Ismail Gulgee (calligrapher and painter)
Ismail Gulgee is a well-known Pakistani painter who’s abstract and portrait paintings were influenced by Arabic calligraphy and are highly regarded in Islamic countries as well as the rest of the globe. Award-winning abstract artist and self-taught portrait painter involved with the Action Painting movement. Islamic calligraphy has had a significant effect.
Ismail Guljee was a very remarkable artist. His Islamic calligraphy and the vibrant hues of his paintings caught the attention of reviewers. A sliver of feeling can also be detected. Guljee became famous all over the world as a result of this. He was regarded as a multi-talented artist. He was one of Pakistan’s most well-known artists. He received a warm welcome from people all across the world. Guljee, on the other hand, was unlucky in that he, his wife, and his maid were brutally killed in their own home. On December 19, 2007, a horrible tragedy occurred.
Guljee, a reverend and famous artist, was born in Peshawar, Pakistan, on October 25, 1926. Gulgee began painting while studying hydraulics in the United States, despite having no professional training in the art. In Stockholm, where he temporarily worked as a design engineer, he staged his first exhibition in 1950. Gulgee returned to Pakistan after finishing his studies and presented another solo show in Warsak, near Peshawar, where he was working on a dam project on the Kabul River. Throughout his career, he was a talented portraitist who received frequent governmental funding and exclusive contracts. King Zahir Shah of Afghanistan commissioned Gulgee to paint his picture in 1957 and then invited him to Kabul to complete another 151 portraits of members of the royal family. Gulgee continued to paint Pakistani and international figures, including US presidents Jimmy Carter and George HW Bush, Saudi Arabia’s King Faisal, Jordan’s King Hussein, and Iran’s Empress Farah Pahlavi.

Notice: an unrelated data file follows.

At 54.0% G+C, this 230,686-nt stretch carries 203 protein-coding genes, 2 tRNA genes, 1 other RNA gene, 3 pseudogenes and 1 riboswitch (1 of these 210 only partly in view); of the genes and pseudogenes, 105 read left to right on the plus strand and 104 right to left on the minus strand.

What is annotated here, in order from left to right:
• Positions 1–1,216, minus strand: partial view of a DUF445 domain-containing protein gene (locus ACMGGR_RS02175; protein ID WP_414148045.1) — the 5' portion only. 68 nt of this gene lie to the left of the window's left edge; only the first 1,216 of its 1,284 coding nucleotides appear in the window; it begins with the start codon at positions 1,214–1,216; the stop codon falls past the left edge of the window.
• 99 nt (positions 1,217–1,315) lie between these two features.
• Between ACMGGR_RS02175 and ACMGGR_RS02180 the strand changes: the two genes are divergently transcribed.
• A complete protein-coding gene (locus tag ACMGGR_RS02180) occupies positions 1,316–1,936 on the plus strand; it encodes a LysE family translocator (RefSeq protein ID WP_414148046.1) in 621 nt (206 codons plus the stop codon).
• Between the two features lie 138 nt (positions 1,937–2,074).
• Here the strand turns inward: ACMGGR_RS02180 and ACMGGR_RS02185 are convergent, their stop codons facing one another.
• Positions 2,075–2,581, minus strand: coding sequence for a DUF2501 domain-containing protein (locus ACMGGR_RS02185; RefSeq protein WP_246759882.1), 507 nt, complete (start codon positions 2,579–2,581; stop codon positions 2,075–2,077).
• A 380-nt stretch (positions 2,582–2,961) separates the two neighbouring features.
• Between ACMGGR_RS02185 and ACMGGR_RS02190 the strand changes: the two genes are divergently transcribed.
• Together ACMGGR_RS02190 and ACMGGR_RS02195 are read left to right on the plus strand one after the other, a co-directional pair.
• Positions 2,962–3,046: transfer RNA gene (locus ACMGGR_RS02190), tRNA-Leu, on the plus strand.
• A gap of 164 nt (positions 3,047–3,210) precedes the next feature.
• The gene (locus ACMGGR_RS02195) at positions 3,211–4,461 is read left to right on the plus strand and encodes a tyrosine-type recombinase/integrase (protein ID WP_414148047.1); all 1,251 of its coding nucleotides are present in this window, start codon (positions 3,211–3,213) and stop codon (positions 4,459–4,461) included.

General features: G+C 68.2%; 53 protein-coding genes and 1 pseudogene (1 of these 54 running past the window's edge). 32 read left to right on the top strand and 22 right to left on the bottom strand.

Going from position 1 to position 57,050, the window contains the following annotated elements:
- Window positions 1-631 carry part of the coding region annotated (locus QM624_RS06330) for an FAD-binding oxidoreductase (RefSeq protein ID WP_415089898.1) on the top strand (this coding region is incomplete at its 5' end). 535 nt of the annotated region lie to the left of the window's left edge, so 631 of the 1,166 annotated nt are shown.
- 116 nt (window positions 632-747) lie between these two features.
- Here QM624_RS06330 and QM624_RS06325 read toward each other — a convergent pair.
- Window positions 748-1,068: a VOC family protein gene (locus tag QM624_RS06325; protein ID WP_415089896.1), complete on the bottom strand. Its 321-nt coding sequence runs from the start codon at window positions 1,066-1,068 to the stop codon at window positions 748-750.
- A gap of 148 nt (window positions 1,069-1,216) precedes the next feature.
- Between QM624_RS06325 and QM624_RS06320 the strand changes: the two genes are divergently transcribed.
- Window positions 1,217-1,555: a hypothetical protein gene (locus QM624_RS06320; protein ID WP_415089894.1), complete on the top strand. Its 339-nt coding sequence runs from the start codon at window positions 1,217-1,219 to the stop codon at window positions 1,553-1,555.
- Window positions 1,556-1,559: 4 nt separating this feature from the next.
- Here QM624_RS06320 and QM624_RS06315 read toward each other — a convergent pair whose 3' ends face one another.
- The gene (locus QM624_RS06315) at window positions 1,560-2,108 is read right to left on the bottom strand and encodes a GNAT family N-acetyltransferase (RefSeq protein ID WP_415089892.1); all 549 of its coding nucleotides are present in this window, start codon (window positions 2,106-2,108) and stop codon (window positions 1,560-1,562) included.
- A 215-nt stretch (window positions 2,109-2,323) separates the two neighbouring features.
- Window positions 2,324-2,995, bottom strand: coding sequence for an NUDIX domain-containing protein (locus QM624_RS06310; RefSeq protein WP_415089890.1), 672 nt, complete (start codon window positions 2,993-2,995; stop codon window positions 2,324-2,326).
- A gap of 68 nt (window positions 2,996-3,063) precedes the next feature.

An exhibition of American painter Elaine Hamilton in Karachi in 1960 gave Gulgee his first lengthy exposure to abstract expressionism. Gulgee applied the intensity and gesture of action painting to a Pakistani environment, creating enormous, free-flowing calligraphic abstractions that conveyed the mystical dance of Sufi dervishes with virtuoso brushwork. Later in his career, he became more interested in ornamentation, adding gold and silver leaf, shards of mirror, and vivid constellations of dots to his canvases. Gulgee began experimenting with sculpture in the late 1960s, receiving multiple requests for large-scale bronze works featuring Koranic texts and Islamic symbols, such as the sculpture he created in 1986 for Islamabad’s Shah Faisal Mosque.
He founded the Gulgee Museum near his Karachi residence in 2000. His paintings were vibrant and colourful, yet the paint was applied with considerable care, and they vibrated with strong emotion. The brush swirls are powerful and free, and areas sing with bright, thin colours. Big blobs of paint throb with fibreglass tears and thick blobs of paint pulsate with fibreglass tears. The overall impression used to be extremely loose, yet well-considered and planned. Guljee introduced a new twist to Islamic calligraphy, presenting the words of the Holy Quran in an abstract form in such a beautiful way that the paintings of Noah became highly famous in the Islamic world due to the novelty of his ideas. He also painted, albeit in a significantly different style than other artists.
As can be observed, Guljee painted everything differently and uniquely, which is why his paintings are distinct from others and also different from others. This is Guljee’s true excellence, which is why he has his own distinct identity as a versatile artist in the Islamic world and in Pakistan, and this identity will always exist in the art world.